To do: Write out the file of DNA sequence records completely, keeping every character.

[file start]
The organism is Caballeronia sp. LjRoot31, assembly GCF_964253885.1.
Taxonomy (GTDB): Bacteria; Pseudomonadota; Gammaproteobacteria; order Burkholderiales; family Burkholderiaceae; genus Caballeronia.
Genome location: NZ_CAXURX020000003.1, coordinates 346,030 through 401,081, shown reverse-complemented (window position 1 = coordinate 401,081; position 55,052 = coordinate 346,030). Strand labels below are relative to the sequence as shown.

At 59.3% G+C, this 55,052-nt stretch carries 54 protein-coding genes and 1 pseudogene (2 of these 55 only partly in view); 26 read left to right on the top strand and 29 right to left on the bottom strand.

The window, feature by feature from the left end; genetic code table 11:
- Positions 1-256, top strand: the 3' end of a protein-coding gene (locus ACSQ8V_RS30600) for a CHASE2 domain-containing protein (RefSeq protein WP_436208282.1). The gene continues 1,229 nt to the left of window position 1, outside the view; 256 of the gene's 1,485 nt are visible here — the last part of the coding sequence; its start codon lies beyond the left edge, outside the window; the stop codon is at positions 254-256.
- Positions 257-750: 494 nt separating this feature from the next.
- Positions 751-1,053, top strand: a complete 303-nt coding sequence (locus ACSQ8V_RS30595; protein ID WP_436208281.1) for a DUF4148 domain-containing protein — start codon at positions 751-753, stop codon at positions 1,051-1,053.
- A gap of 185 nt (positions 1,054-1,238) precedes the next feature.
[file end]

The organism is Caballeronia sp. LjRoot31, assembly GCF_964253885.1.
Taxonomy (GTDB): Bacteria; Pseudomonadota; Gammaproteobacteria; order Burkholderiales; family Burkholderiaceae; genus Caballeronia.
Genome location: NZ_CAXURX020000003.1, coordinates 346,030 through 401,081, shown reverse-complemented (window position 1 = coordinate 401,081; position 55,052 = coordinate 346,030). Strand labels below are relative to the sequence as shown.

At 59.3% G+C, this 55,052-nt stretch carries 54 protein-coding genes and 1 pseudogene (2 of these 55 only partly in view); 26 read left to right on the top strand and 29 right to left on the bottom strand.

The window, feature by feature from the left end; genetic code table 11:
- Positions 1-256, top strand: the 3' end of a protein-coding gene (locus ACSQ8V_RS30600) for a CHASE2 domain-containing protein (RefSeq protein WP_436208282.1). The gene continues 1,229 nt to the left of window position 1, outside the view; 256 of the gene's 1,485 nt are visible here — the last part of the coding sequence; its start codon lies beyond the left edge, outside the window; the stop codon is at positions 254-256.
- Positions 257-750: 494 nt separating this feature from the next.
- Positions 751-1,053, top strand: a complete 303-nt coding sequence (locus ACSQ8V_RS30595; protein ID WP_436208281.1) for a DUF4148 domain-containing protein — start codon at positions 751-753, stop codon at positions 1,051-1,053.
- A gap of 185 nt (positions 1,054-1,238) precedes the next feature.